County manager stands down with €335,000 pension windfall
A COUNTY manager has retired with a €334,462 package after working in the position for just seven years.
And the Irish Independent has learned that three other local authority chiefs are in line for similar bumper payouts next year.
Waterford county manager Ray O'Dwyer retired in September with the controversial perks in advance of government attempts to abolish them.
His exit deal included special terms that are only given to county managers and secretary generals of government departments.
The special deal means that he gets pension benefits for years he did not work. In this case, he was given eight years of additional benefits to bring his years of public service to 40 when he actually worked 32 years. His payout includes:
•A severance payment of €66,255, which is based on half pay.
•A gross pension lump sum of €204,871 -- which was boosted by the extra eight years of service -- of which €200,000 is tax-free.
•An annual pension of €63,335, which was also boosted by the added years of service.
The pension can be drawn down straight away, even before the official retirement age in the public sector of 60.
Originally from Cork but living in Waterford for more than 20 years, Mr O'Dwyer was appointed county manager in 2004 and undertook his last meeting as principal officer there last September.
Details of Mr O'Dwyer's exit deal emerged after the Government last week axed the additional severance payment and extra-year perks for civil servants who become the heads of state departments.
This followed outrage when former secretary general Dermot McCarthy retired earlier this year with a €713,000 deal.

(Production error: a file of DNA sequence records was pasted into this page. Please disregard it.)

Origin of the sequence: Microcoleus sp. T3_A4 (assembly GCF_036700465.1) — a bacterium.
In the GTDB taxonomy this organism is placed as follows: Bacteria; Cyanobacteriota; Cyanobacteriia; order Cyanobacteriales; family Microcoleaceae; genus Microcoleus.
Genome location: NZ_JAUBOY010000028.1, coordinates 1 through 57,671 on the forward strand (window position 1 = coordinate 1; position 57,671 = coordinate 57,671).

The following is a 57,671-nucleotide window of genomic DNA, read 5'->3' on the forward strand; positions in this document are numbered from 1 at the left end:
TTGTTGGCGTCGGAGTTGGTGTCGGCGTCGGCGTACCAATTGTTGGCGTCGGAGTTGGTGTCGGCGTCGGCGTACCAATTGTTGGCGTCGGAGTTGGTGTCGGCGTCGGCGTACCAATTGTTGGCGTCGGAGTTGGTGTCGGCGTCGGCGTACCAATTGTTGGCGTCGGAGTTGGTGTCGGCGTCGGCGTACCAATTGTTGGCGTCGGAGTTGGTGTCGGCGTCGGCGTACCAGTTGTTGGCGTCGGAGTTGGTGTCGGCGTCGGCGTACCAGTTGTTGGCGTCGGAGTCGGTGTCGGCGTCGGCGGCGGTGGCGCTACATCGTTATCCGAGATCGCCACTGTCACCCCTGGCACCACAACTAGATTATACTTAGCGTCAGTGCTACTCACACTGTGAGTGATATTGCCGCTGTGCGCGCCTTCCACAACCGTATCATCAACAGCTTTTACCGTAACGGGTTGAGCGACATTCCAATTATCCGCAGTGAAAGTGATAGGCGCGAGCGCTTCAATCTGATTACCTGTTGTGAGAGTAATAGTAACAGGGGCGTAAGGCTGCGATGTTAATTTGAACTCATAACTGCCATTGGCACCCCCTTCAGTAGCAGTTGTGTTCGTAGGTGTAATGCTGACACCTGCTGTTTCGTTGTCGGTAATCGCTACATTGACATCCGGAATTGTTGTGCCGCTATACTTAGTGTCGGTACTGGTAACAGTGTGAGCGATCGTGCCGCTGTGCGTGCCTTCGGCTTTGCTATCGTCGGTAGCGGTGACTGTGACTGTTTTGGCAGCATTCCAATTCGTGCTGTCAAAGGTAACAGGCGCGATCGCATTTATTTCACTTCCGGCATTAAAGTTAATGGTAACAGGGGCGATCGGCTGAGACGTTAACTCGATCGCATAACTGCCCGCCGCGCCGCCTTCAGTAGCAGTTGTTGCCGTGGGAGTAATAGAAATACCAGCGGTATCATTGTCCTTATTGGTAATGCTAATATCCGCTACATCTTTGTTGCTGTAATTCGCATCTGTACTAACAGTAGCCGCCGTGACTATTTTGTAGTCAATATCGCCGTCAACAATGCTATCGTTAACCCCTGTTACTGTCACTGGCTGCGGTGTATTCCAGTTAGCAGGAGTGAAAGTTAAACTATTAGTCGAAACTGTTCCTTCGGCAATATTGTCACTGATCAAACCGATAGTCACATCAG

The Government has promised to reform the same entitlements for county managers.
But the measures are unlikely to affect existing county managers who were appointed on the old terms. This includes three county managers whose contracts are due to run out next year.
They are still set to get the perks, although their pensions will be reduced if they retire after February, when pensions will be based on wages after pay cuts. However, they can still qualify for added years of service.
Interim Waterford county manager Denis McCarthy told the Irish Independent that future appointees would have to accept their fate.
"It's a political decision, and we'll have to abide by whatever is legislated for us," he said.
Contacted by the Irish Independent last night, Mr O'Dwyer's wife Ann said: "I think that is his own business and there is no comment."
A spokesperson for Environment Minister Phil Hogan said he had no intention of appointing anyone to four existing interim county manager roles until he drew up reform plans.
However, it may be far more difficult to amend the terms for county managers than it was for secretary generals, as it will require legislative change.
The perks for secretary generals were axed because they were originally given as part of a government decision and were not set in legislation.
Although future appointees as secretary generals will no longer get the terms, they are guaranteed jobs when their seven-year contracts expire on the same pay and conditions.
However, a similar deal to cut perks for county managers will be difficult because their payment deal is set out in a section of local government legislation.